HONG KONG, June 29 (Reuters) – When documentary filmmaker Kiwi Chow walked through a pedestrian tunnel in Hong Kong yesterday, He saw the cleaning team scrape the glue left by the illegal ads and mop the walls clean with a mop.
It reminds him of the day he became an activist during the pro-democracy protests that thrived in the Chinese-ruled city in 2019. Back then, he gathered with his youngest son and some friends to cover the wall. Another tunnel with a post-it message with political texts and drawings
“I am very happy. This is my first time being an organizer,” he said.
The next day, as he passed by Cleaners are removing a mosaic of notes that Hong Kong calls The “Lennon Wall” follows the original John Lennon wall in communist-controlled Prague in the 1980s covered in graffiti. Beatles lyrics and text of political grievances
his wife calls him He gathered some notes from the floor. “Choose as many as you can,” she told him, “bring back your son’s painting!”
Cleaners that day in August 2019 told Chow they needed to clear the tunnel walls and take pictures as evidence of their boss’ work. But then they told him he could put the Post-it on the other side of the tunnel.
For Zhou, that was the resistance of the cleaners. It was an experience that inspired him to pursue his own career in this regard.
“This is the spirit of Hong Kong,” he thought, and took out a camera to film the protest. He hopes to finish editing the documentary later this year.
Clearing Lennon’s Wall was the beginning of the “beautiful thing” being destroyed, he said.
“Of course, we get angry when the beautiful is gone. it is important And we need to remember But anger can also be transferred to persistence,” Zhou said, now 42. Lennon’s Wall in his The tunnel was demolished several times. but people create new
But today the Lennon Wall is gone. They have risked uniting since China introduced a national security law that came into force last year to crack down on what it considers subversion. separation terrorism and collusion with foreign forces that carry a life sentence.
Those who want a democratic future for the city are reuniting behind invisible front lines that are difficult to deter with tear gas and rubber bullets. But still, they say, under attack: a memory of what happened in 2019.
Democracy activists accused the authorities of trying to control the narrative. And they fear that future generations will only hear about government events: the 2019 protests were an illegal riot by a minority deceived by foreign forces. Undermining China’s growth under the successful leadership of the Communist Party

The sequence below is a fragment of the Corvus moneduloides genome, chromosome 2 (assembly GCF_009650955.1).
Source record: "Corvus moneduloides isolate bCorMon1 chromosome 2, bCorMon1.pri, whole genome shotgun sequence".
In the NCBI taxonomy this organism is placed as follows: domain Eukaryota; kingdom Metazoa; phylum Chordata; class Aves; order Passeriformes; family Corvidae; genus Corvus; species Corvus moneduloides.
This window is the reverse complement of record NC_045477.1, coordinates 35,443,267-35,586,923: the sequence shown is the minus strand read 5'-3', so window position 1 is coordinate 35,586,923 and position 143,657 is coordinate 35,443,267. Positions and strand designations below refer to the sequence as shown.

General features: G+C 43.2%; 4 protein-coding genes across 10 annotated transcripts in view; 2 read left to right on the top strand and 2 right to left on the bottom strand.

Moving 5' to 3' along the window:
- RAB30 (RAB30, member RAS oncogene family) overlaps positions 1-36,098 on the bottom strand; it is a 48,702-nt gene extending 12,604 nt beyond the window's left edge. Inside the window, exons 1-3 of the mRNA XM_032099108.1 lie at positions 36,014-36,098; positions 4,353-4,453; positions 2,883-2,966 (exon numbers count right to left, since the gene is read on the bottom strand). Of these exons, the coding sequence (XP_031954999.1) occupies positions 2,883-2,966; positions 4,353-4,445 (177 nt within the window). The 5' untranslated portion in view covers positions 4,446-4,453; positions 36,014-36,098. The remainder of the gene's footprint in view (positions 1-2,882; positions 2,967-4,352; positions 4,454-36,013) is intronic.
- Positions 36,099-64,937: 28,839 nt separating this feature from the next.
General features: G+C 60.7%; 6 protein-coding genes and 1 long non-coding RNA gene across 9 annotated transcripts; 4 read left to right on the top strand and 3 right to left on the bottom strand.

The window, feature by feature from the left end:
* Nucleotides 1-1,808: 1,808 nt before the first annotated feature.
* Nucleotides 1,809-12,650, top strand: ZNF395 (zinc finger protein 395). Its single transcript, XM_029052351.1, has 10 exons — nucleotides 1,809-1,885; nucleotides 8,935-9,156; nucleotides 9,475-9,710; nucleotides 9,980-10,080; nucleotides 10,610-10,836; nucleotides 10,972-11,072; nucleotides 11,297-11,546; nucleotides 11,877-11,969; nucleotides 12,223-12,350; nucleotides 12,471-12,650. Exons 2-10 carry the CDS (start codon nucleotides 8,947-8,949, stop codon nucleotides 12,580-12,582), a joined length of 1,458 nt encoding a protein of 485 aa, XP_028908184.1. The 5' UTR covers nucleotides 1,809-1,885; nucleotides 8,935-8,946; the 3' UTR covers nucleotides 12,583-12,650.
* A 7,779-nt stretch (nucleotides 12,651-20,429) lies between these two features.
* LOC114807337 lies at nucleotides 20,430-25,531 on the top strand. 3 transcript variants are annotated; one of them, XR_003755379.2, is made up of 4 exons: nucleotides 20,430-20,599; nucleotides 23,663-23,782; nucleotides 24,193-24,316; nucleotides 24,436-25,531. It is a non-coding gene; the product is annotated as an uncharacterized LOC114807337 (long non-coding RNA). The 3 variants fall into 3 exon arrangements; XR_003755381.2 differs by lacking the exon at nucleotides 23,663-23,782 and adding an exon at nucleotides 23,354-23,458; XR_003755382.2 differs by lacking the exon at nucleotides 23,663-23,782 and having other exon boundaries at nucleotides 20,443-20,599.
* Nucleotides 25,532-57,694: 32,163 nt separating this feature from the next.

Public broadcaster RTHK has removed archives showing protests or criticizing the government. and check who has authority Encourage online activists to move backup copies to blockchain platforms
Authorities have announced some illegal slogans and songs. Remove or adjust sensitive topics in the school curriculum. and pulling Democracy books off the shelves of public libraries, cinemas, universities and art galleries, canceling screenings of protest-related films or exhibitions.
The Hong Kong government recently released new guidelines that allow authorities to censor movies on the basis of protecting national security. “Censors should be careful when portraying, depicting or treating any action or activity. and any content of the film which is objectively and reasonably perceived as supporting, encouraging, glorifying, encouraging or inciting such action or activity,” the guideline states.
Chinese authorities and local authorities have denied that liberties have been restricted. and said their actions were vital to protecting the red line of national security. restore stability and bring prosperity
In response to Reuters’ questions A government spokesman said “No civil society in the world has tolerated such violence and barbarism” as happened in what he called a “riot” in 2019, the government said. “There is no tolerance for illegal things. Act and condemn any attempt to glorify unlawful acts on the pretext of liberty and democracy.”
Regarding censorship rules, Hong Kong leader Carrie Lam said in June that her government must strike a balance between respecting freedom of creativity and protecting national security. and staff “Will discuss with industry to alleviate concerns and concerns.”
Broadcaster RTHK said the new archiving policy for the social media platform matches the guidelines for the official website. which stores items from the past 12 months And few media organizations keep all important documents permanently online.
“We cannot see how the archiving and arrangements policy for the RTHK on YouTube program relates to your story about the efforts of some people in Hong Kong to protect and maintain the 2019 version of social events,” the report said. specify
Hong Kong and Macau Affairs Office of China which is under the Council of State or the Cabinet and the Hong Kong Liaison Office The city’s leading Beijing agency did not respond to requests for comment.
It’s not just a battle for narrative: since the protests ended last year. The landscape of the city also changed. making familiar places unfamiliar
The pavement where protesters used to fire bottle bombs was surrounded by fences and barbed wire. Waterproof plastic surrounds and protects administrative buildings. Force pedestrians to cross or walk through narrow corridors between barricades and riot police.
Garbage bins all over the city which protesters use as shields It was replaced by a plastic bag hanging from a metal hoop. Sidewalks pave roads where protesters dug bricks to throw at police. repaired with concrete